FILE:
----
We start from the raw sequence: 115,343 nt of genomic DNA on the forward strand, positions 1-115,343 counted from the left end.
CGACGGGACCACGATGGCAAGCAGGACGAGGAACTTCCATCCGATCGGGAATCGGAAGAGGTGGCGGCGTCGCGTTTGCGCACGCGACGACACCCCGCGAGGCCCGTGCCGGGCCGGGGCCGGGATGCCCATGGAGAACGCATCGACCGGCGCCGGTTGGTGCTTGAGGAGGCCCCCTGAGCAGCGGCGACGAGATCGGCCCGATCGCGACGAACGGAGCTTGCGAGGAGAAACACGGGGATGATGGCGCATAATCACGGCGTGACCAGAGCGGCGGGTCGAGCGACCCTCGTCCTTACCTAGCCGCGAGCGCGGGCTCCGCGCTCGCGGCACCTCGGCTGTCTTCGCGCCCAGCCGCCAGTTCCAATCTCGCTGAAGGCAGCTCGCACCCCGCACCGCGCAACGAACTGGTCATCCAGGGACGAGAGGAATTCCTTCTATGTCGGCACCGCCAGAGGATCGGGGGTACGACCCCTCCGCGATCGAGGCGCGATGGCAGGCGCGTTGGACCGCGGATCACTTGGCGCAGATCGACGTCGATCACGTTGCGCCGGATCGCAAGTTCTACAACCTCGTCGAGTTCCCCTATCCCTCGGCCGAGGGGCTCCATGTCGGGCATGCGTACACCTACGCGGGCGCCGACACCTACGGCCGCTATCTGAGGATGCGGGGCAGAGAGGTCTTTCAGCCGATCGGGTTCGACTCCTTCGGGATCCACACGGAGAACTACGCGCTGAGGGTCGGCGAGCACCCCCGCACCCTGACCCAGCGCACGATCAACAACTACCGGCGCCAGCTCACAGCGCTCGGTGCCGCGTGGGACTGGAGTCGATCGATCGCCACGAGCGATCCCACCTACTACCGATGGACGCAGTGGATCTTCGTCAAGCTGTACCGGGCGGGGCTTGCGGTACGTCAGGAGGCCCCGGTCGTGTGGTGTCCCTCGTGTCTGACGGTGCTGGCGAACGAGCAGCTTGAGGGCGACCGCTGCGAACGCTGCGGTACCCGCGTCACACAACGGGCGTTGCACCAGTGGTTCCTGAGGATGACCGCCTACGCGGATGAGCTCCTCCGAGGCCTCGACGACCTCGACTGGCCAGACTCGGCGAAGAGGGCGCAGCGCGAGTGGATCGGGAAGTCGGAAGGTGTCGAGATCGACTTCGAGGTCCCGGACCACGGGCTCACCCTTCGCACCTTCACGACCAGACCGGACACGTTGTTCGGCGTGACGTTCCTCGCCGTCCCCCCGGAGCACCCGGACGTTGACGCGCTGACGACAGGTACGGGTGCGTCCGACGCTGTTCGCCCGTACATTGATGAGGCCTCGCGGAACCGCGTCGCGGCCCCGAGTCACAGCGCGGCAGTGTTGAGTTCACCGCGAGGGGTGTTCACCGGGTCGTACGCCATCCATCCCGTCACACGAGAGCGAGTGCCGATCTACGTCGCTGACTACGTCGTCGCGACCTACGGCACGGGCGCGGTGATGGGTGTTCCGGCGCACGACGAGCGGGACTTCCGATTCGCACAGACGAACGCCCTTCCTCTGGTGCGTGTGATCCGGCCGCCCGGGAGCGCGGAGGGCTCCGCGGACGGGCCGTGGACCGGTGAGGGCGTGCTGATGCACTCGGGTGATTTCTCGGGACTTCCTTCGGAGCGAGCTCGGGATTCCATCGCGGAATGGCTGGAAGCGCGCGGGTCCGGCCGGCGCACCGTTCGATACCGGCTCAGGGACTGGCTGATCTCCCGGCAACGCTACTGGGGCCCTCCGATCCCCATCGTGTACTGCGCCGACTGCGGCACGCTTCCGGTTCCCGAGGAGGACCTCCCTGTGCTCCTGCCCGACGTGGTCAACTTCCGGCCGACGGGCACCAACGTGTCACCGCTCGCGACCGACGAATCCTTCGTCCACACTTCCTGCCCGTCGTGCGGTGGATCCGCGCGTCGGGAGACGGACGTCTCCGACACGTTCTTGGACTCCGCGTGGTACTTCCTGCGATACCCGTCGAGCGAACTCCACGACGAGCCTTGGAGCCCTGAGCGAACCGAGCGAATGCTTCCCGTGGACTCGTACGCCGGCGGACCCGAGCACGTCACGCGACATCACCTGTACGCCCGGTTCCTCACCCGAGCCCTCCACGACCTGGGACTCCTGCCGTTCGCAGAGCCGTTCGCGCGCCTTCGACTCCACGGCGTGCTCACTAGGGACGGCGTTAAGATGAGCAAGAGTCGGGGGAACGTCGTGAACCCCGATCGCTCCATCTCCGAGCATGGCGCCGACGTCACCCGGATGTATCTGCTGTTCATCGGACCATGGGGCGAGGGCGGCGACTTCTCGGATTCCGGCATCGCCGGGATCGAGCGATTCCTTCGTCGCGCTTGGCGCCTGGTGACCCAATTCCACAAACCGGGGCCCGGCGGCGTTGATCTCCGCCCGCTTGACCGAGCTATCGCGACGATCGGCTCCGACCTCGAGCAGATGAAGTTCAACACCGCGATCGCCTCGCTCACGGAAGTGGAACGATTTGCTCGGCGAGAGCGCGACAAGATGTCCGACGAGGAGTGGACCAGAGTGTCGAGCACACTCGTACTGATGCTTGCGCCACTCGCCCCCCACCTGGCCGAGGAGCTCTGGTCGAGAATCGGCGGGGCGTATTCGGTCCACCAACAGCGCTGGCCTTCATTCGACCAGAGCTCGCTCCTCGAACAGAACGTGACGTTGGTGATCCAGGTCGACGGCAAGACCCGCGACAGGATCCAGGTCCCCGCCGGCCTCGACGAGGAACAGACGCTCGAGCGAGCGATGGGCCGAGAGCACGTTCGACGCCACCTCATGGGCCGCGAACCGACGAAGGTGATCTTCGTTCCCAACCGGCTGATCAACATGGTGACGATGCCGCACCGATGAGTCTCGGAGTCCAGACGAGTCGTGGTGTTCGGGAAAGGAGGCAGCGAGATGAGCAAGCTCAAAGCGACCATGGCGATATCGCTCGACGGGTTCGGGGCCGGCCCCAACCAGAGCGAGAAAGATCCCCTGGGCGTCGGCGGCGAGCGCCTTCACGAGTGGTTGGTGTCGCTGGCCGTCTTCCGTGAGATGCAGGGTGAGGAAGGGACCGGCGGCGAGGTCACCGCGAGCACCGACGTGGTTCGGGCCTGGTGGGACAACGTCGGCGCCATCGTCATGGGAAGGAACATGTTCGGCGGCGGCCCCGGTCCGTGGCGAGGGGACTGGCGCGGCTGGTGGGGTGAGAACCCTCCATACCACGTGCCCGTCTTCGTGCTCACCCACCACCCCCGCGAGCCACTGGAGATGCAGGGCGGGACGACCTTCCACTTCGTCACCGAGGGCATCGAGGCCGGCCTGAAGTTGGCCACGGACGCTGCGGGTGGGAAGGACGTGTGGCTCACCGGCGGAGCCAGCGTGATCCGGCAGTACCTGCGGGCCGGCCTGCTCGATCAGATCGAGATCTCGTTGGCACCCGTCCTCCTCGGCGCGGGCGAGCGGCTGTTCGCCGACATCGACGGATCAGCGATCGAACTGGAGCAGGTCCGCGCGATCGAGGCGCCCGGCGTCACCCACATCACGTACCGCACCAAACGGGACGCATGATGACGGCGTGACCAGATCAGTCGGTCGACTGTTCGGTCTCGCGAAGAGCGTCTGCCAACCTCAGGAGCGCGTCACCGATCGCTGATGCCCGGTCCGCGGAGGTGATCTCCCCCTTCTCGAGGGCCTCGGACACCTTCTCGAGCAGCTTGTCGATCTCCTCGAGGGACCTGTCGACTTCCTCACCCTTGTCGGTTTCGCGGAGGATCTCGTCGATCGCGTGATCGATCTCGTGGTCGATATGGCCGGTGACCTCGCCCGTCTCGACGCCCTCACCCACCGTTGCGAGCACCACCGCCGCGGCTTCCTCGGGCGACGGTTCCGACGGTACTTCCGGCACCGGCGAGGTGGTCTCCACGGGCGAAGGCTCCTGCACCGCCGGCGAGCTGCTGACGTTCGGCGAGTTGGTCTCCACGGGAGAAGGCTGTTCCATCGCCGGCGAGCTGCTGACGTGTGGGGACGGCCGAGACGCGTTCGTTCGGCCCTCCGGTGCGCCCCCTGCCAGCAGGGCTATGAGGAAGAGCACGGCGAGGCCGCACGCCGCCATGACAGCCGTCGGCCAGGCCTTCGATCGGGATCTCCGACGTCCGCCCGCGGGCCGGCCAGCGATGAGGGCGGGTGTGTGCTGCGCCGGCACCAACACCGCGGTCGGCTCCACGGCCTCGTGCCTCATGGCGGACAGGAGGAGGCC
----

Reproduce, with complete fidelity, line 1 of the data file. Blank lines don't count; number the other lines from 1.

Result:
We start from the raw sequence: 115,343 nt of genomic DNA on the forward strand, positions 1-115,343 counted from the left end.